From the standard kit list, Audi includes adaptive air suspension, 20-inch wheels, 400mm front brake discs and whopping six-pot brake callipers that Audi will paint red for $950. For a little more cash ($19,500) customers can have a carbon-ceramic brake system for ultimate track stopping power.
Between the V8 diesel and the Quattro system is Audi’s eight-speed tiptronic automatic transmission, redeveloped for SQ7’s hearty torque output.
The SQ7’s MMI navigation system uses data such as traffic conditions and road gradient to tailor shift patterns for either greater fuel efficiency, comfort or driving enjoyment, depending on the driver’s requirements. Paddle shifters also allow the driver to take full control of the transmission.
The SQ7 gets a generous standard safety and assistance kit list, with dual-stage front airbags and curtain bags for all three rows, active bonnet, adaptive cruise control that operates from 250km/h down to zero, autonomous emergency braking, front- and rear-cross traffic alert, 360-degree camera and active lane keeping with blind-spot monitoring.
Night vision assistant with pedestrian detection is available for $4800.
SQ7 interiors get black Valcona leather upholstery, heated front sport seats, four-zone air-conditioning, electrically folding third-row seating, a power tail-gate for access to the 235-litre boot (or 705 litres with the third row stowed) and 32-colour ambient LED lighting.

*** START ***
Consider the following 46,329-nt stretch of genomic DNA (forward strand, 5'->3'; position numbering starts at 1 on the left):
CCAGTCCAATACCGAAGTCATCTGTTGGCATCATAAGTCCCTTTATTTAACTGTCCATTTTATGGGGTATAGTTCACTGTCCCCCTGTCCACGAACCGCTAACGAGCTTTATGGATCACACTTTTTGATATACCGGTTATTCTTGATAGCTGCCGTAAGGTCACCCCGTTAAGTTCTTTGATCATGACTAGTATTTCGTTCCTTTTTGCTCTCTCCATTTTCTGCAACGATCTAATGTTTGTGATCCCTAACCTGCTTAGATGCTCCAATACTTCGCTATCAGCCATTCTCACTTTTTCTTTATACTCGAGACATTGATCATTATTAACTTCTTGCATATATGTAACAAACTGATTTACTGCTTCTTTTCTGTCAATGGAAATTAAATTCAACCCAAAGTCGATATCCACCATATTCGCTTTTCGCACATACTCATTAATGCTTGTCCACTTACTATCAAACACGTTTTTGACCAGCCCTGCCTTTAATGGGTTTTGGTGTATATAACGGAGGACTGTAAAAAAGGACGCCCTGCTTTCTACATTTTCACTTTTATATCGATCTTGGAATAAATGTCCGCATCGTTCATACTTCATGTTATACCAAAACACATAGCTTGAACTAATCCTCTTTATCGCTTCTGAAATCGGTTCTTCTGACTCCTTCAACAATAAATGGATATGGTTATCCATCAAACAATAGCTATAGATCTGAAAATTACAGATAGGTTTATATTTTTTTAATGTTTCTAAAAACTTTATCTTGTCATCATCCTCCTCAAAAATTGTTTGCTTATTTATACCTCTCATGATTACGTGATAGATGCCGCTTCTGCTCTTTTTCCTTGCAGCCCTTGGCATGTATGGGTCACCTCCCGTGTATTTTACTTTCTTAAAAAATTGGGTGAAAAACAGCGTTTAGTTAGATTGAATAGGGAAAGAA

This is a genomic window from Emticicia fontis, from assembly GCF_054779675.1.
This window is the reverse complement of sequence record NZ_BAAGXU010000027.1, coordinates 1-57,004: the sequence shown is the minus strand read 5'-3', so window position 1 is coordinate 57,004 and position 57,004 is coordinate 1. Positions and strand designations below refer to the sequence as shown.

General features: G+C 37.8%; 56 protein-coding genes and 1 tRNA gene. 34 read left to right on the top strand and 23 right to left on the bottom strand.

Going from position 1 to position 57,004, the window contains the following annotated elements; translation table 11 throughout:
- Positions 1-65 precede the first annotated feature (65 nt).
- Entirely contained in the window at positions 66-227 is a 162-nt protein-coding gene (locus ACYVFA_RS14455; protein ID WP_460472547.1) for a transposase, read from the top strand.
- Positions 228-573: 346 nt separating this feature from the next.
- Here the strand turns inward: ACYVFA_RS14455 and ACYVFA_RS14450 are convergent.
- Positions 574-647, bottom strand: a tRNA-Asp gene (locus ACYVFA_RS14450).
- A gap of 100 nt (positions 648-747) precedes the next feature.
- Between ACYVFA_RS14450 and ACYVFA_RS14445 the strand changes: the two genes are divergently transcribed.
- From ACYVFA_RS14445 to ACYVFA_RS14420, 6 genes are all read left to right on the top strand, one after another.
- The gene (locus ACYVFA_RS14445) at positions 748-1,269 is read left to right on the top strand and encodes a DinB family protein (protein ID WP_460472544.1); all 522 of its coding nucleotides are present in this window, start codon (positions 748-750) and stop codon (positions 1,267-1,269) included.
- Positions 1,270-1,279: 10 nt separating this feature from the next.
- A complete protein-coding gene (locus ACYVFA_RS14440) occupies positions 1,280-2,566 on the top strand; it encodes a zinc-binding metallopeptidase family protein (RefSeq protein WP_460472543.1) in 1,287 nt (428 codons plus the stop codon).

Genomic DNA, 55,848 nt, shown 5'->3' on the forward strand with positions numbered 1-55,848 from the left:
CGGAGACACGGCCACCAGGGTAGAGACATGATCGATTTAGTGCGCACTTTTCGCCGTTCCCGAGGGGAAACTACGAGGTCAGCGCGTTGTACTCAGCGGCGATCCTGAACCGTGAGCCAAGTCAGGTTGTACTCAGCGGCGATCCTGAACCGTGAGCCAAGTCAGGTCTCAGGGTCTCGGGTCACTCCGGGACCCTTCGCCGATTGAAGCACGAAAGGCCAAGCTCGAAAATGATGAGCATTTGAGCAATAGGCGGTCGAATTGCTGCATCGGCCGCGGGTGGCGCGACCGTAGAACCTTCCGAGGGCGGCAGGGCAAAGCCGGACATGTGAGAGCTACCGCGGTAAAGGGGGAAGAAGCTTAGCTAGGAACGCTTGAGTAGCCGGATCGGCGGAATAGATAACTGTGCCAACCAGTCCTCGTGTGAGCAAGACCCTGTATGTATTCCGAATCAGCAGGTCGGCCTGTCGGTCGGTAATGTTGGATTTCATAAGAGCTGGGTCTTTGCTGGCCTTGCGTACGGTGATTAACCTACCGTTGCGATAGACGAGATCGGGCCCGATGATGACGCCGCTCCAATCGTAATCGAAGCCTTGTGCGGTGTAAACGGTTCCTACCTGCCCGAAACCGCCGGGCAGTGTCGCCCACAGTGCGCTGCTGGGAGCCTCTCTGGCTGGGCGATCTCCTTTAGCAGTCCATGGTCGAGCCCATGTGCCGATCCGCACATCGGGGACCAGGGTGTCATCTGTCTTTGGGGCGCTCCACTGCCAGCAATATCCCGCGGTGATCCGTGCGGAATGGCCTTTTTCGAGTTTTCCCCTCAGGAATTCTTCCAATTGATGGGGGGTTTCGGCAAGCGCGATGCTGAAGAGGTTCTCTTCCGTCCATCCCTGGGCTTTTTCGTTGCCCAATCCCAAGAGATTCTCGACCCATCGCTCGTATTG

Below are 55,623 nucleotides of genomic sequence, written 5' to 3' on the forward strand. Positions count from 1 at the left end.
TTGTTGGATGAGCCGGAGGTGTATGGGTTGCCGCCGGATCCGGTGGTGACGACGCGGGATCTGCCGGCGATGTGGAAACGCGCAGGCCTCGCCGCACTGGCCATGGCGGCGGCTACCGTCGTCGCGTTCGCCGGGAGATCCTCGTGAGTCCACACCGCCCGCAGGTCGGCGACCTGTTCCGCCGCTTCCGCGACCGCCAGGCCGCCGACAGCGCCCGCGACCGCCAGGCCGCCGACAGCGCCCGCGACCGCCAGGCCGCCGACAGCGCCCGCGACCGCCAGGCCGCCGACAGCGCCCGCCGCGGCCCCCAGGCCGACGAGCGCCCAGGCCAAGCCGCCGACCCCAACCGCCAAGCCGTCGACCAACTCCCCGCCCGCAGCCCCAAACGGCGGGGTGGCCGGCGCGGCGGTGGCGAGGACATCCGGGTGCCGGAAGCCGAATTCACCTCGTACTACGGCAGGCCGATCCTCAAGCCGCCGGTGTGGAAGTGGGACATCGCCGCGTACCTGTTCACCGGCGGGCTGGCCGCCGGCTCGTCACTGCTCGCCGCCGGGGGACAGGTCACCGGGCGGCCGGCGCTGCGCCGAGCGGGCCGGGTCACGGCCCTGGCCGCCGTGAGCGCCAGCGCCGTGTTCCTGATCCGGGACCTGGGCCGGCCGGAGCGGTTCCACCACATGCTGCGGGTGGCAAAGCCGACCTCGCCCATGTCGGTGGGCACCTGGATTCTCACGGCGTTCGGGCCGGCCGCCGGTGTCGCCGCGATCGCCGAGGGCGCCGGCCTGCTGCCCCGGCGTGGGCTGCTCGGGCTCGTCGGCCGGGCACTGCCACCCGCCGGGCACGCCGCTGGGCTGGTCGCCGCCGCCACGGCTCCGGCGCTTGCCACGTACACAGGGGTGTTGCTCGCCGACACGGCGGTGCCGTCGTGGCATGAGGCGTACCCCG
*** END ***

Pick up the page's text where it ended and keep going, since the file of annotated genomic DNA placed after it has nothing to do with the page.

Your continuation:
The driver gets a D-shaped sports steering wheel in leather and self-dimming rear-view mirror, Audi’s proliferating virtual cockpit 12.3-inch digital instrument display, five Drive Select modes, manual adjustable steering column (electric costs $950), head-up display and MMI multi-information system with navigation.
Entertainment features include an 8.3-inch pop-up display, 10GB hard drive, Bose 19-speaker surround sound system with 558 watt, 15-channel amplifier and sub and CD/DVD player as well as SD card, USB and Bluetooth connectivity.
Owners can upgrade the standard wheels to five 21-inch wheel designs or a 22-inch version, and have a choice of 13 paint choices including the Sepang Blue which is unique to the SQ7. Carrara White and Night Black are the only two included in the base price.
Other options include a panoramic glass roof for $3990, a Titanium black gloss pack costs $1850, three leather pack choices ranging from $3600 to $14,500, Bang & Olufsen sound system for $11,340 and a rear seat entertainment package for $2700 or $4950 with two 10.1-inch tablets.